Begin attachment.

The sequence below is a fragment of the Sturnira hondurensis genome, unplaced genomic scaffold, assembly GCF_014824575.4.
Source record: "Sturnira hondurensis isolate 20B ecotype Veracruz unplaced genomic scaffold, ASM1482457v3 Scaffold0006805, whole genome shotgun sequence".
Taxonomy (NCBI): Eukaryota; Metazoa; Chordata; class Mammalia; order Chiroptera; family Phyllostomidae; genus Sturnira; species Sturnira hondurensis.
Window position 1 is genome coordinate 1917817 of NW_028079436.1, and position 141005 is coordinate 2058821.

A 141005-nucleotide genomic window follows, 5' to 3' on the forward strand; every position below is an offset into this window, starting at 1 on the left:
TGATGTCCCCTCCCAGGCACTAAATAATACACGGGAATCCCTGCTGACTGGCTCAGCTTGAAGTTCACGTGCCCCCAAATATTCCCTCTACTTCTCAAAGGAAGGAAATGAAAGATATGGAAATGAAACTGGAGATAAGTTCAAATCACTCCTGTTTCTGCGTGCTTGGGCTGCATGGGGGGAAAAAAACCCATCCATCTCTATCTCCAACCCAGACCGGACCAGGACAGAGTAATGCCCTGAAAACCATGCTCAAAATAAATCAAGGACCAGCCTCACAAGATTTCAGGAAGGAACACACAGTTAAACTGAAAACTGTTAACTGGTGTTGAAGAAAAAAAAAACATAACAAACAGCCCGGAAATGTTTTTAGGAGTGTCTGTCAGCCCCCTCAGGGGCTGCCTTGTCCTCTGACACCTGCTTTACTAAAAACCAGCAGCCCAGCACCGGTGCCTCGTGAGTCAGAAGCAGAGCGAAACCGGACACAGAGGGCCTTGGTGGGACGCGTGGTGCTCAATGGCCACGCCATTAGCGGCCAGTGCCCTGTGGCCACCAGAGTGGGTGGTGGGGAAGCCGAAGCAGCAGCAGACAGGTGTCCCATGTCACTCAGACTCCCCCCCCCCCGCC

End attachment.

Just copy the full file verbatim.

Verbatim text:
The sequence below is a fragment of the Sturnira hondurensis genome, unplaced genomic scaffold, assembly GCF_014824575.4.
Source record: "Sturnira hondurensis isolate 20B ecotype Veracruz unplaced genomic scaffold, ASM1482457v3 Scaffold0006805, whole genome shotgun sequence".
Taxonomy (NCBI): Eukaryota; Metazoa; Chordata; class Mammalia; order Chiroptera; family Phyllostomidae; genus Sturnira; species Sturnira hondurensis.
Window position 1 is genome coordinate 1917817 of NW_028079436.1, and position 141005 is coordinate 2058821.

A 141005-nucleotide genomic window follows, 5' to 3' on the forward strand; every position below is an offset into this window, starting at 1 on the left:
TGATGTCCCCTCCCAGGCACTAAATAATACACGGGAATCCCTGCTGACTGGCTCAGCTTGAAGTTCACGTGCCCCCAAATATTCCCTCTACTTCTCAAAGGAAGGAAATGAAAGATATGGAAATGAAACTGGAGATAAGTTCAAATCACTCCTGTTTCTGCGTGCTTGGGCTGCATGGGGGGAAAAAAACCCATCCATCTCTATCTCCAACCCAGACCGGACCAGGACAGAGTAATGCCCTGAAAACCATGCTCAAAATAAATCAAGGACCAGCCTCACAAGATTTCAGGAAGGAACACACAGTTAAACTGAAAACTGTTAACTGGTGTTGAAGAAAAAAAAAACATAACAAACAGCCCGGAAATGTTTTTAGGAGTGTCTGTCAGCCCCCTCAGGGGCTGCCTTGTCCTCTGACACCTGCTTTACTAAAAACCAGCAGCCCAGCACCGGTGCCTCGTGAGTCAGAAGCAGAGCGAAACCGGACACAGAGGGCCTTGGTGGGACGCGTGGTGCTCAATGGCCACGCCATTAGCGGCCAGTGCCCTGTGGCCACCAGAGTGGGTGGTGGGGAAGCCGAAGCAGCAGCAGACAGGTGTCCCATGTCACTCAGACTCCCCCCCCCCCGCC